The placement of young overseas students in full-time education represents a thriving niche within inbound agency services. Hand-in-hand with this role goes the provision of guardianship. 'In theory, a child could arrive' at age eight, spend the next 10 years at boarding school and then go on to a UK university,' explains Jill Shilcock, Managing Director of Shilcock Education Advisory Service in the UK. Many of these children have no relatives in the country, and need someone to step into the gap.
In the UK, the demand for guardianship is on the increase. According to Sarah Studdert-Kennedy of Studdert-Kennedy & Dowdles (SKD) Educational Consultants, this is partly a result of the growing number of students - mainly from the Far East and former Soviet Union countries - attending the country's independent boarding schools. However, demand for guardianship services is also being fuelled by anticipation of forthcoming legislation. In the UK, as Shilcock reports, it will soon become legally binding for all boarding school pupils to have a UK-based guardian.
Many schools have already made this a condition of acceptance, and an increasing number of guardianship organisations have been entering the market. Doosan Education International has plans to join them, and, according to Managing Director, John Paek, the company is also planning to develop a guardianship service in Australia, New Zealand and Canada. Guardianship is already a legal requirement for every school-age overseas student in Canada and Australia. Thus, some agencies - like Canada's EduTour Homestay Associates - offer the service as a regular part of the service to each student, while for others it is an optional extra.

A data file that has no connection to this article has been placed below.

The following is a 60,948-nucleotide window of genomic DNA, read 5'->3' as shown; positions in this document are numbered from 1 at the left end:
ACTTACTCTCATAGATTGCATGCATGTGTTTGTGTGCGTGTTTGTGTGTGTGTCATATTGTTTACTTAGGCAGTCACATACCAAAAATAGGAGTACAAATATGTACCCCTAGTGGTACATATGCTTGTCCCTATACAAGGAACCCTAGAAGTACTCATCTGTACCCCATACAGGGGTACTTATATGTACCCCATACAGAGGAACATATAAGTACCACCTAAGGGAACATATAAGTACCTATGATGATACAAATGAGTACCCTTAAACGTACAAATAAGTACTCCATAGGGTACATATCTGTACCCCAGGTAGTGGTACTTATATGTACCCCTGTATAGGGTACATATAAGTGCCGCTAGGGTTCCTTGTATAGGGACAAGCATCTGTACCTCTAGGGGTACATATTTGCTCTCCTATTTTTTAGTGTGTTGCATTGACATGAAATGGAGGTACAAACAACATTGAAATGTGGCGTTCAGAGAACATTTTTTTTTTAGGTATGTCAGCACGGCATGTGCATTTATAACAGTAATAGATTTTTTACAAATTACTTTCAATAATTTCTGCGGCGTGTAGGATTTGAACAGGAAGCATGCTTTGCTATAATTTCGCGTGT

Personal recommendation by existing and past clients and referral by schools both represent important sources of clients for many guardianship companies. Danice Iles at Clarendon International Education in the UK adds that they work with some agencies. Meanwhile, in the UK, there are two professional bodies - Aegis currently with 10 accredited members and Tags with six - that exist to promote, as Studdert-Kennedy puts it, 'best and legal practice' in the field.
According to Wendy Fidler at UK-based Gabbitas Educational Consultants, parents may select different levels of guardianship, with optional extra services including payment of pocket money on behalf of parents, assistance with uniform purchase, arrangement of health insurance and renewal of passports and visas.
Typically the agency takes responsibility for travel arrangements, airport meeting, transfer and school liaison, as well as being a point of contact in case of emergency. In appointing a guardian family for its client, the guadianship agency will interview families and visit them in their own home, and will normally also carry out checks on the whole family. At Intense Educational in the UK, Director Anna Karsay Shackleford reports that regular visits are paid to the host families on its register, all of whom are checked with the Criminal Records Bureau (CRB) before any child is partnered with them. In addition, 'We visit all our partner schools in the course of the academic year,' she says, 'and are in constant contact with students, house parents and other school staff.'
Once appointed, the family takes on some of the duty of care for the student. As Shilcock explains, '[The] family has the student to stay at half-terms and other breaks from school. They are also expected to play a full role in supporting the student at school events, [and] they provide somewhere to relax and catch up on sleep, or to study in peace and quiet.' Fidler adds, 'Many students develop firm friendships with their 'English mum and dad' and stay in touch with them even after they have left school' or returned home.'
'In every way," Karsay Shackleford sums up, 'we are in loco parentis.'